The first panel of the day included four presentations. Otto Spijkers (Erasmus University Rotterdam) and Luísa Netto (Leiden University) kicked off the day with their presentation on ‘Human Rights Based Climate Litigation against the Fossil Fuel Industry in the Netherlands (Shell, KLM)’, where they discussed three case studies wherein domestic courts of the Netherlands produced pioneering judgements relating to climate change. They noted that these cases were instituted by foundations (Milieudefensie, Fossielvrij, Urgenda) acting in the common interest – purporting to represent the rights and interests of both present and future generations – and discussed various important legal, philosophical and moral questions in this regard. Next up Elisabetta Marzo (Università del Salento), presented on ‘The Human-Rights Approach to the Sustainable Use of Land: Promoting the Right to Development through the Affirmation of the Rights of Local Communities’, which provided an overview of the human rights-based approach to land governance in the international legal framework. She demonstrated that the human-rights approach to the management of land changed perspectives over time, moving from a top-down approach that originated in the permanent sovereignty over natural resources and the right to development, to a bottom-up approach grounded in three elements of rights-holders, the human right to land and the role of corporations. This was followed by the presentation of Ji Ma (Duke University School of Law) entitled ‘Targeting Multinational Corporations’ Human Rights Harms in Exploiting Natural Resources: The Privatization of Soft International Law’, which explored the specific mechanisms and prospects of applying soft international law against Multinational Cooperations in domestic courts. The final presentation in the first panel was by Mahima Balaji (Jindal Global Law School) on ‘Considering the ‘Development’ Potential of the Property Rights Regime in Response to Environmental Problems’, which discussed how the usage of property rights could be conducive to a greater environmental protection. Specifically, the discussion revolved around the constitutional right to property in selected domestic legislation, the ‘human right’ to property, tort-claims, market-based mechanisms such as emission trading schemes, and indigenous communities’ land rights.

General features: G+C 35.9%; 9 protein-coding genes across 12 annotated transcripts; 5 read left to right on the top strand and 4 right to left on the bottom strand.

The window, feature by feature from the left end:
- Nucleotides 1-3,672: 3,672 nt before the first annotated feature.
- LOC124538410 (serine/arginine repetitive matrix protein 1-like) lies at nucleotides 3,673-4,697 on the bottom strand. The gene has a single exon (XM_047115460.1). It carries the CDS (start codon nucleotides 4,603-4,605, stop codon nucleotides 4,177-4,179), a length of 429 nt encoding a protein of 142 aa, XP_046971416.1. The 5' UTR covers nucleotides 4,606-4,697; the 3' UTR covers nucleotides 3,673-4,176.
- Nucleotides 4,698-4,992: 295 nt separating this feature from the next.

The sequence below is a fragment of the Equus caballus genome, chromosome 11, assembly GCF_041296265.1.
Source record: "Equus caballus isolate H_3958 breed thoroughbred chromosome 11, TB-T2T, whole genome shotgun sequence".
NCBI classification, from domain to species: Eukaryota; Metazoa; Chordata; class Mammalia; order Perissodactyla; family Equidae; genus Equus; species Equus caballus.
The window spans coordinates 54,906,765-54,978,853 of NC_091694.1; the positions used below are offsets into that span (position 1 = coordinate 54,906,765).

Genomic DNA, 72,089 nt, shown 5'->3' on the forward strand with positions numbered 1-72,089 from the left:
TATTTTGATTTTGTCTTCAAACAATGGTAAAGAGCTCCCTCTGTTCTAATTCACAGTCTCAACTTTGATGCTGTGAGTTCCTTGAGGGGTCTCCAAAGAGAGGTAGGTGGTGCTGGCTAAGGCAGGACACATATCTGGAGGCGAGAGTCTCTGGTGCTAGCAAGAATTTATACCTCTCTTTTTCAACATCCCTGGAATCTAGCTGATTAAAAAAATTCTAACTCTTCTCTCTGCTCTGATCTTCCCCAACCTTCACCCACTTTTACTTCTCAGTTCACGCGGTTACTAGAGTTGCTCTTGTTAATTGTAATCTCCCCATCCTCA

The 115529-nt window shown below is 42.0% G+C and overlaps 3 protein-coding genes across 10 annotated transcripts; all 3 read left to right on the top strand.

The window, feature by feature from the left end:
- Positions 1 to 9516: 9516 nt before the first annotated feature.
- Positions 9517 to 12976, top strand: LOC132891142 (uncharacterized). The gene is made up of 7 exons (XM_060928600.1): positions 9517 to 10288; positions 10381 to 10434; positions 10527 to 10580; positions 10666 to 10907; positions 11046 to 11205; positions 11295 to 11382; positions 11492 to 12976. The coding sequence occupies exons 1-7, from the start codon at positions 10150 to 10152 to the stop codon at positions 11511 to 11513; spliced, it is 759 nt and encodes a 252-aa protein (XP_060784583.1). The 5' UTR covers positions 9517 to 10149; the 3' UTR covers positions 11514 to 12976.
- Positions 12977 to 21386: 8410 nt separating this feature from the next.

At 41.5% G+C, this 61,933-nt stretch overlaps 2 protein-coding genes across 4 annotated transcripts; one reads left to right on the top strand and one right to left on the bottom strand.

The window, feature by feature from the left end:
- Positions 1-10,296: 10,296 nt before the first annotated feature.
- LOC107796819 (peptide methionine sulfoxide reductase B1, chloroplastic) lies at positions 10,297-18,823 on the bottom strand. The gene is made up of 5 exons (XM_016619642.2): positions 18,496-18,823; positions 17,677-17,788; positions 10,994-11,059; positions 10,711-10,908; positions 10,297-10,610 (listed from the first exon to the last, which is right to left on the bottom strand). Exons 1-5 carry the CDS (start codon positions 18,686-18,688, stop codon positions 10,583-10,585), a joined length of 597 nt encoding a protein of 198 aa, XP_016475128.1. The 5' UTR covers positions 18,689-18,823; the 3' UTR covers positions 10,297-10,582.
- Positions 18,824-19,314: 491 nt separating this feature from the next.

Panel Two